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Understanding Hearing Loss

Causes of hearing loss

Hearing loss can be the result of damage to any one of these sections.

Causes in the outer ear

Typical problems with the outer ear (A) include ear wax plugs and infections of the auditory canal. Usually, addressing these problems is very easy. But it is important to act quickly in order to avoid hearing damage.

Causes in the middle ear

Inflammation, fluid behind the eardrum, perforations of the eardrum and otosclerosis (a stiffening of the bones in the middle ear) are the most common problems to interfere with middle ear (B) function. Most outer and middle ear problems can be addressed effectively with medication or surgery. If this is not possible, permanent hearing loss can be compensated with a hearing aid in most cases.

Causes in the inner ear

The majority of hearing issues concern the inner ear (C). The most common cause is the natural aging process. But loud noise, taking some types of medication, or skull fractures can also have a negative influence on a person's hearing ability. These influences damage the fine hair cells and affect the transmission of signals to the auditory nerves. Usually, inner ear hearing loss cannot be addressed medically. However, this type of hearing loss can be corrected with a hearing aid in most cases. 

Hearing loss caused by an outer or middle ear defect is called conductive hearing loss. Damage to the inner ear, is called sensorineural hearing loss. If both types occur together, the condition is called mixed hearing loss.

Hearing loss changes our everyday life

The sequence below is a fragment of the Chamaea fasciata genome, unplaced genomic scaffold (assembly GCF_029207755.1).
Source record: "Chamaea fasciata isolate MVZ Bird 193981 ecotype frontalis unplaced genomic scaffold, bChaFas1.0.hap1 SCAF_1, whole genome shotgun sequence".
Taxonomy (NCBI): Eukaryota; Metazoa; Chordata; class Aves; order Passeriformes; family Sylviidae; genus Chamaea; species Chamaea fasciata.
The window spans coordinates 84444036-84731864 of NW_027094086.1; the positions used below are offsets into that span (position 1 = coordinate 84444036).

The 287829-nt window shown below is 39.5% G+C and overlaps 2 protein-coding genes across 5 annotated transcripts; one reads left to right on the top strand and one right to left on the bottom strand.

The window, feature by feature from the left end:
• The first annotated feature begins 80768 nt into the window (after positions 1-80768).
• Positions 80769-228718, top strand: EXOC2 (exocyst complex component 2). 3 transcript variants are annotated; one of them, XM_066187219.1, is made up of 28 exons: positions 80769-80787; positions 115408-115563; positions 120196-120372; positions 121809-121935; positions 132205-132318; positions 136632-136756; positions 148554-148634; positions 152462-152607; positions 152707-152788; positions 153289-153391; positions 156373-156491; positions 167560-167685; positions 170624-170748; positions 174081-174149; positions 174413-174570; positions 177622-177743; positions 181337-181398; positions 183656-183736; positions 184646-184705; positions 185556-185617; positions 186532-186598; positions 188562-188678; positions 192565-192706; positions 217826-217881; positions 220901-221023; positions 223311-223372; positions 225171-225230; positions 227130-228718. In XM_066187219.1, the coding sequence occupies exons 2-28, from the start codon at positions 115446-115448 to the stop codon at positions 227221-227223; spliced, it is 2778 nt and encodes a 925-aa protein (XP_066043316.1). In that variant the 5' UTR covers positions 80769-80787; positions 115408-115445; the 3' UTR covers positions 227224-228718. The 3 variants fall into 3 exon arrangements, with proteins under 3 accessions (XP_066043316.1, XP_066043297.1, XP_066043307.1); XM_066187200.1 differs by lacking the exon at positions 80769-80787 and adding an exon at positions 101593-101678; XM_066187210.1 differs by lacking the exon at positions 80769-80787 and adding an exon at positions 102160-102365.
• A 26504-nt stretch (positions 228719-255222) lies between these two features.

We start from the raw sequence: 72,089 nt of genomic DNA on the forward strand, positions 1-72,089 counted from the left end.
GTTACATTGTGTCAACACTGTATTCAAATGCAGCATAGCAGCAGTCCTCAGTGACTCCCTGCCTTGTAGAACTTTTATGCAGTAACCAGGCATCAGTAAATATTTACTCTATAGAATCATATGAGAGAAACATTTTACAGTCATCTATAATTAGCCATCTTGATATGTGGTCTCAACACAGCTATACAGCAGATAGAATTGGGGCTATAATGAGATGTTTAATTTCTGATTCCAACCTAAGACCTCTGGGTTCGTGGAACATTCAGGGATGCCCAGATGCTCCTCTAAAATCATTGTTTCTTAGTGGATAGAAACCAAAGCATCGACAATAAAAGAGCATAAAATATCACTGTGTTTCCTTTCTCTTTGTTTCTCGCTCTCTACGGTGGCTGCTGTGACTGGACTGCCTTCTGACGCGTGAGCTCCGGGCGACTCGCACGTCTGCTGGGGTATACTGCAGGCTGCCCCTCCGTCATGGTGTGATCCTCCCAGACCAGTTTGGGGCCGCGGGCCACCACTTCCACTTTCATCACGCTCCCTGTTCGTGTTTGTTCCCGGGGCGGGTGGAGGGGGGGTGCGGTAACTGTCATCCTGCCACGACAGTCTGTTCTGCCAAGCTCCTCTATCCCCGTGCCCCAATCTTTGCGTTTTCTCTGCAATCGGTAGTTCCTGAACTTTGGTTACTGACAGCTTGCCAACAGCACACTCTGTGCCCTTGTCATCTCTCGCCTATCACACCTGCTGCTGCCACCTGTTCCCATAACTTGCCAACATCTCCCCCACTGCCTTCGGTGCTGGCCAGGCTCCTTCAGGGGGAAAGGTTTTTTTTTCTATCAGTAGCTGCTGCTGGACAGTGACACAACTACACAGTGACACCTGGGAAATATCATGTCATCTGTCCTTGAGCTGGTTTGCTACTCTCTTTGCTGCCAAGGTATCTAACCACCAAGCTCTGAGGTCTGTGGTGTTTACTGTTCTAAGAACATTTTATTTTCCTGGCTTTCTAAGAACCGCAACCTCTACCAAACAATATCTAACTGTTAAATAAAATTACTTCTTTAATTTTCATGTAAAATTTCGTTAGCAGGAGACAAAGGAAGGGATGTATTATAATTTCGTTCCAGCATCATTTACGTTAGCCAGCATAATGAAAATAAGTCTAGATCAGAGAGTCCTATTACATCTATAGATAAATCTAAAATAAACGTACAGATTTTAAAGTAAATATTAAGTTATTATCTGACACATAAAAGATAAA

Even simple conversations can be very tiring for people with hearing loss. Following a discussion with several participants requires intense effort. Active communication is difficult, which can quickly lead to isolation.

Hearing loss can have many causes. But in most cases, hearing loss can be addressed successfully.

The ear is a very complex sensory organ

It consists of three sections: Outer ear, middle ear and inner ear. (links to causes of hearing loss) Parts of the ear:

  1. Pinna
  2. Auditory canal
  3. Eardrum
  4. Malleus
  5. Incus
  6. Eustachian tube
  7. Stapes
  8. Semicircular canals
  9. Cochlea
  10. Auditory nerve

Consequences of hearing loss

Hearing loss often has complex consequences

Many facets of everyday life become increasingly more difficult. Conversations with loved ones, meetings, phone calls and watching TV can be particularly challenging. In many cases, people with hearing loss will withdraw and become socially isolated. Their quality of life diminishes noticeably

Consequences of hearing loss

Studies have shown that people with hearing loss who do not use hearing aids experience more sadness, fear and anxiety than hearing aid users. They reduce their social activities, become emotionally unstable and have trouble concentrating.

On the other hand, studies also show that hearing aid users experience a dramatically increased quality of life as soon as they start using a hearing aid. They maintain better family relationships, have more self-confidence and experience more independence and security.

Physical consequences

If hearing loss is not corrected, it can result in physical issues such as tiredness or fatigue, headaches, vertigo and stress.

The described symptoms are not always caused by untreated hearing loss, but they are observed in many cases. If you experience hearing loss and recognize some of the symptoms described above, you should contact us.

What are the different degrees of hearing loss?

Between “hearing well” and “hearing nothing” lies a wide range of different degrees of hearing loss. Experts distinguish between mild, moderate, severe and profound hearing loss. Most cases of hearing loss are categorized as mild or moderate.

Mild hearing loss